How many recruiters specialize in the niche?     (competition)
What are the average fees paid to recruiters?    (compensation)
What resources can I use to build a candidate pool?  (sourcing)
What resources can I use to win business?  (marketing)
Will I enjoy working this desk specialty? (mental health)
Can I own the space, can I brand this space as mine?  (branding)

Once you do decide on a new desk specialty, based on the data, the first thing to do is think about branding yourself.  I’ll focus on the other questions in my next few blogs.  A great example of branding is Harry Joiner and his site MarketingHeadhunter.com

How easy is it to brand yourself?   Two areas that I know are hot are Physical Therapists and Nanotechnology.  Very different, but both very hot.  So I went out to GoDaddy.com and checked the following web sites:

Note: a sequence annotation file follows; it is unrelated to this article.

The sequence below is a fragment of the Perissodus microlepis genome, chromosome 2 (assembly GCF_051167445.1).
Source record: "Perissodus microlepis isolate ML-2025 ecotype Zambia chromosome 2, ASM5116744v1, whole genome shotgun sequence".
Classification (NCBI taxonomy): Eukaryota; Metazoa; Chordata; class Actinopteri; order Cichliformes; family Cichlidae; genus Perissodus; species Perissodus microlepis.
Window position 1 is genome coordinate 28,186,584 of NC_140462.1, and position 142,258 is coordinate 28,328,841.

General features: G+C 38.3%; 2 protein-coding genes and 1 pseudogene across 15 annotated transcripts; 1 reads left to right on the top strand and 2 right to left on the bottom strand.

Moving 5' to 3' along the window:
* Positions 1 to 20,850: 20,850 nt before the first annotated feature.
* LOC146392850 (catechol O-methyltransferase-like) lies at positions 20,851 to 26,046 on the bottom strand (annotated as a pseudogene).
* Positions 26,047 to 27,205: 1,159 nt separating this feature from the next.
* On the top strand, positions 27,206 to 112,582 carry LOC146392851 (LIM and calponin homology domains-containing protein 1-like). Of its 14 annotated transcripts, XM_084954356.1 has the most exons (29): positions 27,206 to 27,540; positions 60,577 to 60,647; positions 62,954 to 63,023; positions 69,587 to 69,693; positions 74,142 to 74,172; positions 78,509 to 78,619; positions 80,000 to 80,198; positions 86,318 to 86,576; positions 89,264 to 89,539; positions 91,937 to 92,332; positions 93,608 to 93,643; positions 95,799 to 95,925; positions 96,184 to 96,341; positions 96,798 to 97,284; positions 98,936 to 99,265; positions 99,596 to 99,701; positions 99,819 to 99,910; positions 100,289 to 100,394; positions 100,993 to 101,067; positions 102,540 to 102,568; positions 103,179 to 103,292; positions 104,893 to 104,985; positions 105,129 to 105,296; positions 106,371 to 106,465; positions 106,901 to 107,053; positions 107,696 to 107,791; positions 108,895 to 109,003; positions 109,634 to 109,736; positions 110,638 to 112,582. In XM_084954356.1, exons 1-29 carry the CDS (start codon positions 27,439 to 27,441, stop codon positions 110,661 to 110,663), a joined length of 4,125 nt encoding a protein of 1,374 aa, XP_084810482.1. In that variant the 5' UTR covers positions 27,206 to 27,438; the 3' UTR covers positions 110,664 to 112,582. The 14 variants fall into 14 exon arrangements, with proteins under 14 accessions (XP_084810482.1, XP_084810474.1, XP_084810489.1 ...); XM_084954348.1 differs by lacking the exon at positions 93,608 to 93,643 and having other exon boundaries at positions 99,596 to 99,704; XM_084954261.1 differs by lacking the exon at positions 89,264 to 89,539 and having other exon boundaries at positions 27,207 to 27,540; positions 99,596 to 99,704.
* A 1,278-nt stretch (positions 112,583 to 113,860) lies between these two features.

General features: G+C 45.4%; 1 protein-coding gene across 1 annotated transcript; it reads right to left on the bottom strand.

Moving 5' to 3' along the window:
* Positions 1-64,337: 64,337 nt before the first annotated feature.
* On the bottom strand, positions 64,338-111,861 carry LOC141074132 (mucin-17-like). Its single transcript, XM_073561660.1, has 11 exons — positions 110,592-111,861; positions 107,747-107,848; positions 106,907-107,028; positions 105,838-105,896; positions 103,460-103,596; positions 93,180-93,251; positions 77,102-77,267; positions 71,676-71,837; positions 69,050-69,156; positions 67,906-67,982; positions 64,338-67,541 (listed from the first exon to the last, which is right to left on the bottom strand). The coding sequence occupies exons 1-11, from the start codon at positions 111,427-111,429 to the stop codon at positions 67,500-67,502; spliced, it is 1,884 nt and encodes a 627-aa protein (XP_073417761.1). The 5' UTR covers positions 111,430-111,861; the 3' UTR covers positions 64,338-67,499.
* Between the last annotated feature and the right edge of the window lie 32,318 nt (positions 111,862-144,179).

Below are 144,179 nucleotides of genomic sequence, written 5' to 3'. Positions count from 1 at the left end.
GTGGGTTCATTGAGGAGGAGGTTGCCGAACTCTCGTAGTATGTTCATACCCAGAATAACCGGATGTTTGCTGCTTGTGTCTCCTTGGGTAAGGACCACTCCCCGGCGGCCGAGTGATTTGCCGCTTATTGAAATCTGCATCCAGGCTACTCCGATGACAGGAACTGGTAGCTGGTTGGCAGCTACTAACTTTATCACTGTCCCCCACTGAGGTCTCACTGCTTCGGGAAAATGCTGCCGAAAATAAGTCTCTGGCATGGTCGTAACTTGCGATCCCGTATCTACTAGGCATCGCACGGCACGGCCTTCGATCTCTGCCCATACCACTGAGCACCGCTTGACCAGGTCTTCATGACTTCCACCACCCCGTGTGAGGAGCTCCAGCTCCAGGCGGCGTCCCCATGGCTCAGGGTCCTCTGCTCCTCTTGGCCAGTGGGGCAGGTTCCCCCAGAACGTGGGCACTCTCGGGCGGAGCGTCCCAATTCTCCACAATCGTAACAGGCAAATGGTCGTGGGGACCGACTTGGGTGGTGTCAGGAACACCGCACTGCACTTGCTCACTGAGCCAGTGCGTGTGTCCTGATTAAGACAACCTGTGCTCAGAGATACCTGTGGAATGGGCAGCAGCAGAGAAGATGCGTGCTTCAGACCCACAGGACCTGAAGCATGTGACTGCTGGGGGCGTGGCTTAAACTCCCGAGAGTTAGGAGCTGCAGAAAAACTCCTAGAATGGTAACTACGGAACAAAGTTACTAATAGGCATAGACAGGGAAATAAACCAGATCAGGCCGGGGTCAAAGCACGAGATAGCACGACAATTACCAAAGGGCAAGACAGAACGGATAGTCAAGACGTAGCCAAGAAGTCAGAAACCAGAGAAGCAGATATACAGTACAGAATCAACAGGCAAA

BIOFUELRECRUITER.COM                            (FREE)
FUELCELLRECRUITER.COM                          (TAKEN)

Most of them were free and only one was taken. Again, all hot, hot, hot.

Heads up.  Don’t try to go register, PHYSICALTHERAPISTRECRUITER.COM or NANOTECHNOLOGYRECRUITER.COM because I just registered them.  The others are free as of this writing.  I may not fetch the 99K that Jason Davis is asking for CEOjobs.com, but they will sell for a hefty profit.

The first Physical Therapist Recruiter to purchase the Broadlook Suite, you can have that site for free.  (I have no passion for that desk).  New clients only.

Don’t ask for nanotechnologyrecruiter.com.  Nanotech excites me.  It’s mine.